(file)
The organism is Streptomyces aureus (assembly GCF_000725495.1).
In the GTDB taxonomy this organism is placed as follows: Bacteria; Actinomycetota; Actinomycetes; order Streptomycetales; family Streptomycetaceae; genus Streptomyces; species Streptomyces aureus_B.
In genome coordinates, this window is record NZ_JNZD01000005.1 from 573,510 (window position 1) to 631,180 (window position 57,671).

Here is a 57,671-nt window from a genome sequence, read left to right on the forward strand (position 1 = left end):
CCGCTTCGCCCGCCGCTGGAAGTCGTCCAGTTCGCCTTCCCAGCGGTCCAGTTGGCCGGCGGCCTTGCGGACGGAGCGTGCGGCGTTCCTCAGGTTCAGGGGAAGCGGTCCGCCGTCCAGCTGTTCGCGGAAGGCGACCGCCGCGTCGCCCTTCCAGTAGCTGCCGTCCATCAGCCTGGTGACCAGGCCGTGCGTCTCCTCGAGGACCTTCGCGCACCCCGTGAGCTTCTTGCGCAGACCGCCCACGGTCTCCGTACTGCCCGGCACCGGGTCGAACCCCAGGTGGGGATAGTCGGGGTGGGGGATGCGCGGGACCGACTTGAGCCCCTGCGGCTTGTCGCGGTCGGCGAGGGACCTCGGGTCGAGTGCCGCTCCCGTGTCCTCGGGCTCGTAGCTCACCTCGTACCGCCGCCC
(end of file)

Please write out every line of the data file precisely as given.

The organism is Streptomyces aureus (assembly GCF_000725495.1).
In the GTDB taxonomy this organism is placed as follows: Bacteria; Actinomycetota; Actinomycetes; order Streptomycetales; family Streptomycetaceae; genus Streptomyces; species Streptomyces aureus_B.
In genome coordinates, this window is record NZ_JNZD01000005.1 from 573,510 (window position 1) to 631,180 (window position 57,671).

Here is a 57,671-nt window from a genome sequence, read left to right on the forward strand (position 1 = left end):
CCGCTTCGCCCGCCGCTGGAAGTCGTCCAGTTCGCCTTCCCAGCGGTCCAGTTGGCCGGCGGCCTTGCGGACGGAGCGTGCGGCGTTCCTCAGGTTCAGGGGAAGCGGTCCGCCGTCCAGCTGTTCGCGGAAGGCGACCGCCGCGTCGCCCTTCCAGTAGCTGCCGTCCATCAGCCTGGTGACCAGGCCGTGCGTCTCCTCGAGGACCTTCGCGCACCCCGTGAGCTTCTTGCGCAGACCGCCCACGGTCTCCGTACTGCCCGGCACCGGGTCGAACCCCAGGTGGGGATAGTCGGGGTGGGGGATGCGCGGGACCGACTTGAGCCCCTGCGGCTTGTCGCGGTCGGCGAGGGACCTCGGGTCGAGTGCCGCTCCCGTGTCCTCGGGCTCGTAGCTCACCTCGTACCGCCGCCC